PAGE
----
The article explains why there aren't more doctors going into the field, including the economics realities. One measure to address the shortage is cross-training.
Medical associations representing cardiologists and oncologists have begun focusing on older patients...
Health systems are adopting age-friendly approaches, like specialized emergency rooms. The American College of Surgeons’ new verification program sets standards hospitals should meet to improve results for older patients.
Last month the Senate Committee on Health, Education, Labor and Pensions voted to reauthorize a $41 million program that educates health professionals in geriatrics; it awaits a floor vote. A companion bill has already passed the House of Representatives.
Health professionals increasingly recognize that if they’re not in pediatrics, they will be seeing lots of seniors, whatever their specialty. A 2016 American Medical Association survey, for example, found that close to 40 percent of patients treated by internists and general surgeons were Medicare beneficiaries.
Pay attention to these issues. They will affect all of us either directly or through a family member.
National Adult Protective Services Association (NAPSA) and National Center on Elder Abuse is offering a webinar on Friday January 24, 2020 at 2:00 p.m. est, on How to Reframe Elder Abuse on Social Media.
Over the past few years, the NCEA’s Reframing Elder Abuse project, an initiative to change the way we talk about elder abuse with the public has built momentum. The project aims to demonstrate how we can restructure our communities to put elder abuse on the public agenda, generate a sense of collective efficacy on the issue, and boost support for systemic solutions to prevent and address it. Social media can be the first, and in some ways, the easiest place to begin to reframe how the public thinks about elder abuse. During this webinar, participants will review best practices in public communications on elder abuse based on an evidence-based strategy and receive tips and resources in social media application.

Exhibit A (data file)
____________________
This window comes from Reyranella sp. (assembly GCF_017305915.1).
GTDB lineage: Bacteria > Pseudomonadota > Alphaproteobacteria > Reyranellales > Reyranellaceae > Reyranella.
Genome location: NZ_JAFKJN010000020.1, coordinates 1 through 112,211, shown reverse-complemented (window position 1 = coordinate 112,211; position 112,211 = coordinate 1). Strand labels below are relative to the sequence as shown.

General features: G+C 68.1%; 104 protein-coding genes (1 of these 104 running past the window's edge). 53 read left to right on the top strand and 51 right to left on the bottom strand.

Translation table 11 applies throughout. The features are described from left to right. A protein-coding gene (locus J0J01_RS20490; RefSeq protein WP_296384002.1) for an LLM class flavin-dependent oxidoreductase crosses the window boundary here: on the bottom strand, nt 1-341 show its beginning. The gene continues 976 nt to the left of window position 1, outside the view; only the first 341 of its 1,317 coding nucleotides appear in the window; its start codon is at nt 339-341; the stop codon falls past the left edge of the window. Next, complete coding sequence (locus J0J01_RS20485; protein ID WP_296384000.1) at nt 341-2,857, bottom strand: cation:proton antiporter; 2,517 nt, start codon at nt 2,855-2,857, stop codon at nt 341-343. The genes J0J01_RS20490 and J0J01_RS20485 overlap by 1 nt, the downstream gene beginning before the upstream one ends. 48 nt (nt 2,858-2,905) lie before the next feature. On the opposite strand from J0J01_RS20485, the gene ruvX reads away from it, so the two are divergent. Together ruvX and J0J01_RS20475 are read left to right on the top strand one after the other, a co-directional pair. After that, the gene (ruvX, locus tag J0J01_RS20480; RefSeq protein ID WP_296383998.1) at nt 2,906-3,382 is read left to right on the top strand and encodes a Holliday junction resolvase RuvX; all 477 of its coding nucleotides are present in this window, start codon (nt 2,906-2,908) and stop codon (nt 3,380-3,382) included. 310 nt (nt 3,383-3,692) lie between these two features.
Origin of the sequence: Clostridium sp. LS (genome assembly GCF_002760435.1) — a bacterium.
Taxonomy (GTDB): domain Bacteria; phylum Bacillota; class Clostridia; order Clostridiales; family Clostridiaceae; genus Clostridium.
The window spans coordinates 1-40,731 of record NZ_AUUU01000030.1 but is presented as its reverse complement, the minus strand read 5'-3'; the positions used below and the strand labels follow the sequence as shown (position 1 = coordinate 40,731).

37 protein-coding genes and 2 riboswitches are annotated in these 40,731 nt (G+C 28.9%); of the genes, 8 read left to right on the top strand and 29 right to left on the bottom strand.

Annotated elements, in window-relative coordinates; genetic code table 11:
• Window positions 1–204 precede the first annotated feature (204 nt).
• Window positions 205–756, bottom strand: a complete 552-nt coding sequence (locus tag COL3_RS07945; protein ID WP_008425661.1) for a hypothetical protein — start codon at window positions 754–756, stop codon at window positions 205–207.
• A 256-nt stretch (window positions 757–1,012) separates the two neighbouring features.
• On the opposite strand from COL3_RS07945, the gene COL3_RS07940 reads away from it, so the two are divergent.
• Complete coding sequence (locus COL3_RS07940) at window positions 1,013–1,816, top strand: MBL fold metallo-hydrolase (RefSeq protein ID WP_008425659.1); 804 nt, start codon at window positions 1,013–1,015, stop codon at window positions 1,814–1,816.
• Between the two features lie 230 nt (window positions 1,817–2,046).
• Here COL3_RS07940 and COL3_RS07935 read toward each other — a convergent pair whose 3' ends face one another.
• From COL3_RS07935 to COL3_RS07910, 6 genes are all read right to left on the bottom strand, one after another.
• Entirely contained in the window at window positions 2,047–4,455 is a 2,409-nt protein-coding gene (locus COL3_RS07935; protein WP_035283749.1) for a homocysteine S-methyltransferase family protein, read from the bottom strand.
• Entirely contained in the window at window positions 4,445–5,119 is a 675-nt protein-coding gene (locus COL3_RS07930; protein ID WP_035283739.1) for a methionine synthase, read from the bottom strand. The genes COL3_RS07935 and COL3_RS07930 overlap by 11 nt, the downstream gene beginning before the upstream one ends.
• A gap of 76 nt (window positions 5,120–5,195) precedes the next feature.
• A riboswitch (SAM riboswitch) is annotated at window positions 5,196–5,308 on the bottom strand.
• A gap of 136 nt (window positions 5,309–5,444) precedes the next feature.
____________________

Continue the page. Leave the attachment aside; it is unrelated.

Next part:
Click here to register for this webinar.
Monday, January 6, 2020
I had blogged previously about meeting with two professors from the School of Social Work at the U. of Missouri. One, Dr. Erin Robinson, was kind enough to write the following blog on this important topic.
The Greying of HIV in America
By: Dr. Erin L. Robinson, MSW, MPH
Assistant Professor, University of Missouri School of Social Work
My name is Dr. Erin Robinson and much of my research focused on older adults, sexual health, and the prevention of HIV. I get a lot of questions about my research, including the need for such research, therefore I am going to share some information with you about the ‘greying of HIV’ in the United States. Over the past decade, older adults have been one of the fastest growing population groups affected by HIV/AIDS in the United States. Currently, 17% of all new HIV infections in the U.S. occur among people ages 50 years and older. This age group also accounts for nearly half of all people currently living with HIV. While the routes of HIV transmission in older adults is similar to that of their younger counterparts, there are some unique factors that contribute to the ‘greying of HIV’ in the U.S. Below are some interesting facts: